IP in Street Art

Street Art – SEE Perspective

Spray? Colours? Lots of colours? Street art? Yes, yes and yes. We love it!

When you see it, you might like it or not. You may perceive the effort invested by the artist, but you will probably not think about the legal aspects encompassing this topic. We will.

The work of art is protected by copyright if it is an original human creation expressed in a certain form.

Original creation – this means that artists invested intellectual effort into their work and have not copied previous works of other artists nor tried to present them in an altered state. There is one notable exception. The artist may use other people’s work of art, without permission, if the intention is to mock someone or to create parody – e.g. Banksy used Super Mario’s image for one of his artworks.

Created by a human – the artists can still be only humans. Animals, coincidence in nature, or artificial intelligence can create artworks, but they do not enjoy copyright protection.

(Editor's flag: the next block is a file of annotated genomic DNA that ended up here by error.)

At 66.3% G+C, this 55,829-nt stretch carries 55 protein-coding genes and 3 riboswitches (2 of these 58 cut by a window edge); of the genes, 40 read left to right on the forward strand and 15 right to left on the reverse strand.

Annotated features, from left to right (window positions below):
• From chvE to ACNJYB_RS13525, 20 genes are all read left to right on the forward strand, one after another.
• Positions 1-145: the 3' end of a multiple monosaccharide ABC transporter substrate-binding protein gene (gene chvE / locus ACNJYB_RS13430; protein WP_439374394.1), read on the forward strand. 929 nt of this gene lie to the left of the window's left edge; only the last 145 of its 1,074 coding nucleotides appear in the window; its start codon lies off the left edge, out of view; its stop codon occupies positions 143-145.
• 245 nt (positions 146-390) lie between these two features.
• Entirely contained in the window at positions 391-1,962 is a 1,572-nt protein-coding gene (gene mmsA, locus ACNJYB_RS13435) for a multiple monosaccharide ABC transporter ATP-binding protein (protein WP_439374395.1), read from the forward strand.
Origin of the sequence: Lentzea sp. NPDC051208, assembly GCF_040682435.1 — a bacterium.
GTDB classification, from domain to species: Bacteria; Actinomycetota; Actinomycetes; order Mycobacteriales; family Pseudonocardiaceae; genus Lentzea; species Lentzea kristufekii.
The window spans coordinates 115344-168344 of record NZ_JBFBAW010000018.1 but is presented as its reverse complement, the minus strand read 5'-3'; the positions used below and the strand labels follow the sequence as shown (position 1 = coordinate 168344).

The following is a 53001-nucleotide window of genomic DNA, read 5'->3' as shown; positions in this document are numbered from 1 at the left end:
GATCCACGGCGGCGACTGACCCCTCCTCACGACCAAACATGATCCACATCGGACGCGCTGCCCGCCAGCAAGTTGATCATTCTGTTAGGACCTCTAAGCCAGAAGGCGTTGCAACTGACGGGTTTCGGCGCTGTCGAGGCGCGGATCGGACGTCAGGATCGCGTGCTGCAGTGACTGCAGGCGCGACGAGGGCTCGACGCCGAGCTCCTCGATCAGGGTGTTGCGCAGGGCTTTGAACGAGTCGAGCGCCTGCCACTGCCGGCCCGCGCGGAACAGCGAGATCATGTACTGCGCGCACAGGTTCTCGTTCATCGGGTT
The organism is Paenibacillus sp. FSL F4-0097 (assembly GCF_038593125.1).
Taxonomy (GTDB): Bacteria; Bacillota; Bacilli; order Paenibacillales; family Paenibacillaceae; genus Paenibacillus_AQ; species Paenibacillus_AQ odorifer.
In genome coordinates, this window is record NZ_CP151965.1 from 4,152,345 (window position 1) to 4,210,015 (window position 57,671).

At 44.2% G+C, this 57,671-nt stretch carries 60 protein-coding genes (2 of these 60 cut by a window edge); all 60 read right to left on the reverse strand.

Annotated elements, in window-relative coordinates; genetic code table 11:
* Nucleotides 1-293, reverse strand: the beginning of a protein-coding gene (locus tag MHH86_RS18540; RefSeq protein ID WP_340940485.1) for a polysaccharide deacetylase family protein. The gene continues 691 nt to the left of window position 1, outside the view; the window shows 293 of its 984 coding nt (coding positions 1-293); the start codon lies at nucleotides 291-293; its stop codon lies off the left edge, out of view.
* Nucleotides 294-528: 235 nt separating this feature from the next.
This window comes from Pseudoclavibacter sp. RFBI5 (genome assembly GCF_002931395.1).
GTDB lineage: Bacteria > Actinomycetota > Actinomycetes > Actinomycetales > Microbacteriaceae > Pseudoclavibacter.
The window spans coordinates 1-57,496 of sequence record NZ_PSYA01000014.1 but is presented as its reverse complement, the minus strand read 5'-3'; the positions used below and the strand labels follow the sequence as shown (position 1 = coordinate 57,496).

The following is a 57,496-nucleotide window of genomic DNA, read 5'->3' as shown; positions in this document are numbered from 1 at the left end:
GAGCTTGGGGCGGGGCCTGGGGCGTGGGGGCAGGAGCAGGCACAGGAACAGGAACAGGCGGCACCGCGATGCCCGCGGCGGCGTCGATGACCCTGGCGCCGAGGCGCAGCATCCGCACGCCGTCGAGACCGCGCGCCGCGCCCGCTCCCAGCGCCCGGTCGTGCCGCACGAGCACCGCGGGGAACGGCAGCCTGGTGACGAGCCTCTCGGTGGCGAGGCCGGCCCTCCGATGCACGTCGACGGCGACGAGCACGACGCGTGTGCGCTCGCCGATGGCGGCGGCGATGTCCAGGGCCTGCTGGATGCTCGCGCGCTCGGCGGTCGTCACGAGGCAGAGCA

Form – paint on the wall. Perfect.

Artists creating street art fulfil all conditions for their work to be protected by copyright. Not only do the artists have exclusive right to exhibit their work of art and forbid third persons to copy their work, but also to change it or even to repaint it. OK, that is all clear, but there is a worldwide hot topic still open for the legal enthusiasts: What happens if the artwork is painted on the wall without permission from the owner of the building?

Ownership rights in real property include the right to use and quiet enjoyment of the estate.

We have two conflicting exclusive rights: the right of the owners to freely decide how they are going to decorate their walls and the right to forbid all others to disrupt the current state of the wall. On the other hand, once the artwork is created, artists have the right to protect the integrity of the work. Which right prevails? Case law is scarce in Europe, and if such a case arises before a Southeastern Europe judge, it will undoubtedly cause a headache.

In the meantime, we like to promote straightforward things. So, Karanovic & Partners supported Saška TKV and Jana Danilović in the authorised painting of “Silosi Beograd”.  Find all about it on the link and enjoy.

The information in this document does not constitute legal advice on any particular matter and is provided for general informational purposes only